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Respiratory allergy and pulmonary irritation to trimellitic anhydride in Brown Norway rats

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Author: Arts, J.H.E. · Bloksma, N. · Leusink-Muis, T. · Kuper, C.F.
Type:article
Date:2003
Source:Toxicology and Applied Pharmacology, 1, 187, 38-49
Identifier: 236966
doi: doi:10.1016/S0041-008X(02)00023-6
Keywords: Biology Nutrition · Toxicology and Applied Pharmacology · Airway irritation · Brown Norway rats · Nonspecific airway hyperresponsiveness · Respiratory allergy · Trimellitic anhydride · acetylglucosaminidase · immunoglobulin E · irritant agent · lactate dehydrogenase · methacholine · protein · trimellitic anhydride · animal experiment · animal tissue · article · female · histopathology · immunoglobulin blood level · leukocyte · lung injury · lung lavage · nonhuman · occupational asthma · rat · respiratory tract allergy · sensitization · Allergens · Animals · Body Weight · Bronchoalveolar Lavage Fluid · Female · Immunization · Immunoglobulin E · Lung · Organ Size · Phthalic Anhydrides · Rats · Rats, Inbred BN · Respiration · Respiratory Function Tests · Rattus norvegicus

Abstract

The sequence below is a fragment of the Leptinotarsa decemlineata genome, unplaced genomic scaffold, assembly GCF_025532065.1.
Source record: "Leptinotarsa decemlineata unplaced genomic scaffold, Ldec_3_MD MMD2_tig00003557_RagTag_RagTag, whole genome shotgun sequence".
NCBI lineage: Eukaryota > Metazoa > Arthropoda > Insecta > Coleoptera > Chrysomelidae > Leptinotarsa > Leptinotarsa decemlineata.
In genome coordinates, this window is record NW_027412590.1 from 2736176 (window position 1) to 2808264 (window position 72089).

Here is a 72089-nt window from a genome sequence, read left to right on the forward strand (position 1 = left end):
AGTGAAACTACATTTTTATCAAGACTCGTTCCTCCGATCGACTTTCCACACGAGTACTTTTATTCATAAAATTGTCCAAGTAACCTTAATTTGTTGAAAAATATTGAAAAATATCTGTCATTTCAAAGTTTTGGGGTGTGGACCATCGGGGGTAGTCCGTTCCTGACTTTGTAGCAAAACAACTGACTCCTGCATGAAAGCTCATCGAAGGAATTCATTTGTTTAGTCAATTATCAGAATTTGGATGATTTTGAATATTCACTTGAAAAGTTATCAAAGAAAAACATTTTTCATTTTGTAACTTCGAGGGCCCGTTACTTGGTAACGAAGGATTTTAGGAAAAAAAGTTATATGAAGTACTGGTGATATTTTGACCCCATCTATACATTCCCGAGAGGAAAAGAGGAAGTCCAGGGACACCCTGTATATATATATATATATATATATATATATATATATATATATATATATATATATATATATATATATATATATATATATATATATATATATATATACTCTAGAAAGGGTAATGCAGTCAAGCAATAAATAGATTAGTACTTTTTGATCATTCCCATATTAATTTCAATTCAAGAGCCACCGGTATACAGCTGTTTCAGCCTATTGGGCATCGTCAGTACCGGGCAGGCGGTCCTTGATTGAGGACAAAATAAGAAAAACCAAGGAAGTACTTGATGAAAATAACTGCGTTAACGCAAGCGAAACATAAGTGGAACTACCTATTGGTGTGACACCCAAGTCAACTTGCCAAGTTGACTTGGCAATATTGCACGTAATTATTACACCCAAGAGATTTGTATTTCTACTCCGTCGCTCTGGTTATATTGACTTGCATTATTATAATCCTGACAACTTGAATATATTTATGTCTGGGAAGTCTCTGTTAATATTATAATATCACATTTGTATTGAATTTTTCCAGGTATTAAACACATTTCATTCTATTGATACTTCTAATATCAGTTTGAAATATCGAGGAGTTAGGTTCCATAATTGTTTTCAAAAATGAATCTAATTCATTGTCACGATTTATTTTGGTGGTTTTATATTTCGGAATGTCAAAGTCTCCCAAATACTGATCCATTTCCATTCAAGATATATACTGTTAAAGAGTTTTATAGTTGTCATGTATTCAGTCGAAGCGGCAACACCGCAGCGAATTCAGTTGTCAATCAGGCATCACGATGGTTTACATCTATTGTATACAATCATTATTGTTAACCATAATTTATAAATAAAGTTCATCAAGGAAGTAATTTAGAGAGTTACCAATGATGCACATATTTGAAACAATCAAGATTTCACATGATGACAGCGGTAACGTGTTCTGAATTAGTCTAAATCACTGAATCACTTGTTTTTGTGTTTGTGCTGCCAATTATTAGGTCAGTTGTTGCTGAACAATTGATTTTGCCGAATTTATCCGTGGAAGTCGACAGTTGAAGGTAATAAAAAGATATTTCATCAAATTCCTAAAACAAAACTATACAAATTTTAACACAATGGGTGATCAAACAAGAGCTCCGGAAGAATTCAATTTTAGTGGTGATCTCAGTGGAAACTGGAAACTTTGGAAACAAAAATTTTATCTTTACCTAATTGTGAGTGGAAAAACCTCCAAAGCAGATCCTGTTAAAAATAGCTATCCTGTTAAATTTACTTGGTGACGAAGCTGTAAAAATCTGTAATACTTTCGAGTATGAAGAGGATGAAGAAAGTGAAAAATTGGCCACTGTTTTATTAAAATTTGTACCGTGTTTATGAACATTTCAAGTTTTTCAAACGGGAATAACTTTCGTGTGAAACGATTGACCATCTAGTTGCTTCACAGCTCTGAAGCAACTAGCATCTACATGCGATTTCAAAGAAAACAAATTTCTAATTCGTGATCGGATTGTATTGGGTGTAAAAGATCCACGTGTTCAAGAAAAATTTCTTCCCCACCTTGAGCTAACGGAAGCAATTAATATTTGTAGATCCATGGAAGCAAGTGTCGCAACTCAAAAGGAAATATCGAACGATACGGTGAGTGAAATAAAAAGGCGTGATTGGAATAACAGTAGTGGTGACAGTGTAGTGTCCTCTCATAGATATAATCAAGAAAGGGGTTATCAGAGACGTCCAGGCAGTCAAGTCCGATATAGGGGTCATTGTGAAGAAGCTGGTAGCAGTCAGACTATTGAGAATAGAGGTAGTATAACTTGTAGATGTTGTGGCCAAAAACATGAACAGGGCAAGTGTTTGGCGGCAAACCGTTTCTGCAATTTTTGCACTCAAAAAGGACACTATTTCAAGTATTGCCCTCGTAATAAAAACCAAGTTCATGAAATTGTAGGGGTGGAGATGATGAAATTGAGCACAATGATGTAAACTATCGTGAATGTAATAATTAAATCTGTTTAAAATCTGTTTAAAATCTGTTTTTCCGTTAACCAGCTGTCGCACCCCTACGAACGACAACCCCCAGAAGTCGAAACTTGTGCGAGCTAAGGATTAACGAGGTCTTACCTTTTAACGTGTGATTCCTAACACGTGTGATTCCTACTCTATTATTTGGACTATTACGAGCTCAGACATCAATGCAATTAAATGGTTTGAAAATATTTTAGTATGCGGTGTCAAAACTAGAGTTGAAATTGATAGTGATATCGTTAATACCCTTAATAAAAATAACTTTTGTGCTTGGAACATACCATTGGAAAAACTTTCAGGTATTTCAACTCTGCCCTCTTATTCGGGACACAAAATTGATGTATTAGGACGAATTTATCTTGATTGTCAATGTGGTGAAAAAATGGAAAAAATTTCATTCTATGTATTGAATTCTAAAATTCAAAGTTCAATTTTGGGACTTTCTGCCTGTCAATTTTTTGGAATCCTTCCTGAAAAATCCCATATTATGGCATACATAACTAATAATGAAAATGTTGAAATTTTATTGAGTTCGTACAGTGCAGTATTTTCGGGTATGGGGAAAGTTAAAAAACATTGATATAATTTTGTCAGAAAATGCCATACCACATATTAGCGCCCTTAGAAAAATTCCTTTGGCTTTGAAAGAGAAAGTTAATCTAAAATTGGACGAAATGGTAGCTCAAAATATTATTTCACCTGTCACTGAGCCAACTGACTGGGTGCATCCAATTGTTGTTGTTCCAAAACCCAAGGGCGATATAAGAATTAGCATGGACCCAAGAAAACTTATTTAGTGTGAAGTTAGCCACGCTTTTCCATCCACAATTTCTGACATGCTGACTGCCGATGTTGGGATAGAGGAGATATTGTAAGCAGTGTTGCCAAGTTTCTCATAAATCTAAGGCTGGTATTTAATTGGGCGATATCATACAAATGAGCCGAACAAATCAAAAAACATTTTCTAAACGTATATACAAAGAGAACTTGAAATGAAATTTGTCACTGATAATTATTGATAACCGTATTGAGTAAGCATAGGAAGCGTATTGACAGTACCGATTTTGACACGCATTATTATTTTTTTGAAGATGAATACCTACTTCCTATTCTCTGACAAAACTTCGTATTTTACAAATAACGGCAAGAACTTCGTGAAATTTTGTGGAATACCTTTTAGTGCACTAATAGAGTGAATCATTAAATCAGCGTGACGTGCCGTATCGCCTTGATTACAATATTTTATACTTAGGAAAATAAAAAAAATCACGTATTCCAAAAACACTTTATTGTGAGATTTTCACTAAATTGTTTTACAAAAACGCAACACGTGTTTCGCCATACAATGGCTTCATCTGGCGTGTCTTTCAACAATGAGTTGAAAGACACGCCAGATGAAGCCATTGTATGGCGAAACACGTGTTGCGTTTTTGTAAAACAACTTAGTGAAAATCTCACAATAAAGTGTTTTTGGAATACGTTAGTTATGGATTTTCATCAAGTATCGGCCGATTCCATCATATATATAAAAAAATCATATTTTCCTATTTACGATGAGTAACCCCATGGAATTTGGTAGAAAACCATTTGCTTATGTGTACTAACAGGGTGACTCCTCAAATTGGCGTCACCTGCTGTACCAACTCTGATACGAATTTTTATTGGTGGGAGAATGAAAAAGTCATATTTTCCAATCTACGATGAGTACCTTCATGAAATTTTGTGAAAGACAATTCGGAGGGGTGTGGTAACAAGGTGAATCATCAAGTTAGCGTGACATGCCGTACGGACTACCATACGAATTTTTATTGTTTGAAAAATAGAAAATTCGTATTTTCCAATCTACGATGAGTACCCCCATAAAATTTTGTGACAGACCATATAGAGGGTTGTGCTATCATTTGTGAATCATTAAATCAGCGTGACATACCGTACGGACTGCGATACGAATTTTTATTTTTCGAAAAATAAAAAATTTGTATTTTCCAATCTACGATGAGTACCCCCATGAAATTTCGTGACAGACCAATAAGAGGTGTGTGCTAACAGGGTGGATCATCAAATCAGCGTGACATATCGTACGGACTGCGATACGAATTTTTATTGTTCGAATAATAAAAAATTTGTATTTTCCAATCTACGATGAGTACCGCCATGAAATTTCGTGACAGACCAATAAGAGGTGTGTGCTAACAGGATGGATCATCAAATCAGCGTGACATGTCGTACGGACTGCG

Occupational exposure to low-molecular-weight (LMW) allergens such as acid anhydrides can result in occupational asthma, an allergic disease characterized by episodic airway obstruction, airways inflammation, and non specific airways hyperresponsiveness. Since LMW irritants can provoke rather similar effects and since most, if not all, LMW allergens have irritant properties, this study addressed the distinction between allergenic and irritant effects of the respiratory allergen trimellitic anhydride (TMA). BN rats were sensitized by dermal application of TMA or vehicle alone and 3 weeks later were challenged by inhalation of a slightly irritating concentration of TMA or the vehicle. Lung function was measured before, during, and shortly after challenge. One day after challenge, in vivo and in vitro nonspecific airways hyperresponsiveness to methacholine was measured, and bronchoalveolar lavage was performed to measure total protein, lactate dehydrogenase, N-acetyl-glucosaminidase, and total and differential leukocyte numbers in the fluid. In addition, IgE measurements and histopathological examinations of the respiratory tract were carried out. TMA challenge of sensitized, but not sham-sensitized, BN rats reduced breathing frequency during challenge, elevated total and TMA-specific serum IgE levels, and caused a typical allergic asthma-associated airway pathology, as observed earlier. Vehicle challenge did not cause these effects, irrespective of sensitization. Hyperresponsiveness to methacholine was only seen in TMA-sensitized and -challenged rats. These rats also showed increased levels of the biochemical parameters and increased numbers of eosinophils and neutrophils in the lung lavage fluid; TMA challenge of sham-sensitized rats caused similar but markedly less pronounced effects. During TMA challenge of sham-sensitized rats, a breathing pattern typical of irritation was noticed but a clearly distinct pattern was seen upon TMA challenge of sensitized rats. In conclusion, TMA challenge of sensitized rats caused sensitization-dependent asthma-like early changes in breathing pattern that clearly could be distinguished from irritant-induced changes and non-specific airways hyperresponsiveness 24 h after challenge. Sensitization-dependent functional changes were accompanied by inflammatory changes characteristic of asthma and biochemical evidence of airway damage. © 2003 Elsevier Science (USA). All rights reserved.